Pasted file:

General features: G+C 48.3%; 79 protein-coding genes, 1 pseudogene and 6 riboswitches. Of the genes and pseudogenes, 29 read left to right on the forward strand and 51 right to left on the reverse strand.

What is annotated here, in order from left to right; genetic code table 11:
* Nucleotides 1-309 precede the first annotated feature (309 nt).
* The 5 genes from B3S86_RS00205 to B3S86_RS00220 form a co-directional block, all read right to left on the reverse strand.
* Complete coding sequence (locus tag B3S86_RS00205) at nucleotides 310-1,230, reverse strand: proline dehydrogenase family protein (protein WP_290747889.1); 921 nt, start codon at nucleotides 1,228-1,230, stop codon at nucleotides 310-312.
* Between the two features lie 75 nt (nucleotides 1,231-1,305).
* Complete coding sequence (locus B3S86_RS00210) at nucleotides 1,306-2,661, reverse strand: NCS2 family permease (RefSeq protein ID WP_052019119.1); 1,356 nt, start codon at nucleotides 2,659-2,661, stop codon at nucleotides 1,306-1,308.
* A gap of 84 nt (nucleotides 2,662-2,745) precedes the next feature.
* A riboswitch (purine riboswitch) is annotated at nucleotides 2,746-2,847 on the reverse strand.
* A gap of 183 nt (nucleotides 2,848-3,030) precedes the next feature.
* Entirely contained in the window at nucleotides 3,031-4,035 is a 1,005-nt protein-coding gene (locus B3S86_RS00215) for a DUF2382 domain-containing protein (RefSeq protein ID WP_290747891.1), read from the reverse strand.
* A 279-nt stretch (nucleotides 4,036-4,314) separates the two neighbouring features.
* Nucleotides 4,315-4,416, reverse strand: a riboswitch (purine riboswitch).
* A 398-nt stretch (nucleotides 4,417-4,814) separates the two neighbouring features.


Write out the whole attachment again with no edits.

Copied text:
General features: G+C 48.3%; 79 protein-coding genes, 1 pseudogene and 6 riboswitches. Of the genes and pseudogenes, 29 read left to right on the forward strand and 51 right to left on the reverse strand.

What is annotated here, in order from left to right; genetic code table 11:
* Nucleotides 1-309 precede the first annotated feature (309 nt).
* The 5 genes from B3S86_RS00205 to B3S86_RS00220 form a co-directional block, all read right to left on the reverse strand.
* Complete coding sequence (locus tag B3S86_RS00205) at nucleotides 310-1,230, reverse strand: proline dehydrogenase family protein (protein WP_290747889.1); 921 nt, start codon at nucleotides 1,228-1,230, stop codon at nucleotides 310-312.
* Between the two features lie 75 nt (nucleotides 1,231-1,305).
* Complete coding sequence (locus B3S86_RS00210) at nucleotides 1,306-2,661, reverse strand: NCS2 family permease (RefSeq protein ID WP_052019119.1); 1,356 nt, start codon at nucleotides 2,659-2,661, stop codon at nucleotides 1,306-1,308.
* A gap of 84 nt (nucleotides 2,662-2,745) precedes the next feature.
* A riboswitch (purine riboswitch) is annotated at nucleotides 2,746-2,847 on the reverse strand.
* A gap of 183 nt (nucleotides 2,848-3,030) precedes the next feature.
* Entirely contained in the window at nucleotides 3,031-4,035 is a 1,005-nt protein-coding gene (locus B3S86_RS00215) for a DUF2382 domain-containing protein (RefSeq protein ID WP_290747891.1), read from the reverse strand.
* A 279-nt stretch (nucleotides 4,036-4,314) separates the two neighbouring features.
* Nucleotides 4,315-4,416, reverse strand: a riboswitch (purine riboswitch).
* A 398-nt stretch (nucleotides 4,417-4,814) separates the two neighbouring features.